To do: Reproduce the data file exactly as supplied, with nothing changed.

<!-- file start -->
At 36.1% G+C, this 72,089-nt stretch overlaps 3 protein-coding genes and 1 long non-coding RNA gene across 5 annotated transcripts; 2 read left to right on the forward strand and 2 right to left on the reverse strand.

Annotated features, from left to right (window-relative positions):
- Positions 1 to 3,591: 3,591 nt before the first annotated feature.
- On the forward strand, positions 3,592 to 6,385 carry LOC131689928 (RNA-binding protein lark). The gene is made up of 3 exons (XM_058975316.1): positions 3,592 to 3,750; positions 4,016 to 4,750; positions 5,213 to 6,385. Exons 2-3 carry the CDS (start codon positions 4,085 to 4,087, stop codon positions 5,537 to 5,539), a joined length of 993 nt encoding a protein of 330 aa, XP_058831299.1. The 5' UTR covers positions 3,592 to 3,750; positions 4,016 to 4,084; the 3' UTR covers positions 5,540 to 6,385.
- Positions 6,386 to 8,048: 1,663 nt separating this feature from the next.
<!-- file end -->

At 36.1% G+C, this 72,089-nt stretch overlaps 3 protein-coding genes and 1 long non-coding RNA gene across 5 annotated transcripts; 2 read left to right on the forward strand and 2 right to left on the reverse strand.

Annotated features, from left to right (window-relative positions):
- Positions 1 to 3,591: 3,591 nt before the first annotated feature.
- On the forward strand, positions 3,592 to 6,385 carry LOC131689928 (RNA-binding protein lark). The gene is made up of 3 exons (XM_058975316.1): positions 3,592 to 3,750; positions 4,016 to 4,750; positions 5,213 to 6,385. Exons 2-3 carry the CDS (start codon positions 4,085 to 4,087, stop codon positions 5,537 to 5,539), a joined length of 993 nt encoding a protein of 330 aa, XP_058831299.1. The 5' UTR covers positions 3,592 to 3,750; positions 4,016 to 4,084; the 3' UTR covers positions 5,540 to 6,385.
- Positions 6,386 to 8,048: 1,663 nt separating this feature from the next.